Successfully Root Canal Treatment
Success is the expected outcome after root canal treatment (RCT), regardless of the clinical conditions.
However, predicting success usually requires adopting a referential or criteria, and presupposes that the patient is healthy. It is estimated that RCT should be considered completed when the tooth is permanently restored and in function.
RCT clinical success can be analyzed based on different points of view, with specific values that involve the dentist, the patient or the tooth itself. References for the dentist are the value of symptom (clinical silence - absence of pain), the value of image (root canal space completely filled with no evidence of periapical inflammation), and the value of clinical condition (a well-restored and functioning tooth).
The dentist's skills are crucial to interpret correctly the radiographic features and establish a diagnostic hypothesis. For the patient, the value of symptom (no pain) is essential. Apart from this, RCT success is associated with predictive aspects that eliminate the need of interventions and establishes treatment conclusion. The success for the tooth itself is associated with absence of disease (root canal infection or periapical inflammation).
The life of an endodontically treated tooth implies understanding that biological and mechanical events have a multifactorial nature and cannot be viewed separately. Ideally, it is expected to preserve the largest possible number of teeth until the end of life. Successful RCT prevents pain, apical periodontitis (AP) and tooth loss, but it is a real challenge because several clinical conditions can contribute, alone or in combination, for a poor prognosis, namely root canal perforation, overfilling, endodontic and periodontal lesion, root fracture, periapical biofilm, traumatic dental injury, fracture of instrument, AP, root resorption, etc.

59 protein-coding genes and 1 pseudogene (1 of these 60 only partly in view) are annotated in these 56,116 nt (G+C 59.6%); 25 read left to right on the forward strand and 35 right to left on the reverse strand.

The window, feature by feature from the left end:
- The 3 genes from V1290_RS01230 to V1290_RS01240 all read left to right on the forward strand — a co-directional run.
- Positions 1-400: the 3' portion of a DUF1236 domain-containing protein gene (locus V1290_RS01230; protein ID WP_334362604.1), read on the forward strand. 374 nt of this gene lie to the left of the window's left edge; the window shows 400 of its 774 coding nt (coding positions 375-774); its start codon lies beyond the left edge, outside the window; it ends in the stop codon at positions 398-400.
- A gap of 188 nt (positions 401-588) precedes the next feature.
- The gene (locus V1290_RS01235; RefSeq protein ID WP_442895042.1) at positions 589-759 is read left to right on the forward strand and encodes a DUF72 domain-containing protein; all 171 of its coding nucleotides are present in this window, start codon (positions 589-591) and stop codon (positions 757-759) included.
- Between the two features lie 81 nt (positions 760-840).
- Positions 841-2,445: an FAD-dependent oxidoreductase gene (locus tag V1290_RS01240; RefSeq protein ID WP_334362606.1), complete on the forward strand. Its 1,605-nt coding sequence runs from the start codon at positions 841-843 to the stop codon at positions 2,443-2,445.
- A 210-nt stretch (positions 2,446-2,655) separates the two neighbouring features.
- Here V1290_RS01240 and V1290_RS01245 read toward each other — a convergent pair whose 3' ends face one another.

Systemic and periodontal conditions should be carefully examined before RCT. Preoperative diagnosis of dental pulp and/or periapical tissues is an important reference to establish case prognosis. The dentist's health represents a human aspect that is frequently neglected and can also be a risk factor for the occurrence of intraoperative procedural errors. Human error may be associated with stress, working conditions, and lack of attention, adequate planning and sufficient knowledge of new technologies. Renouard and Charrier (2) discussed some human factors that could induce accidents and reported that as far as the interactions between the individual and the working environment, errors could be related to other people (life ware), technology (hardware), documentation (software) and environment.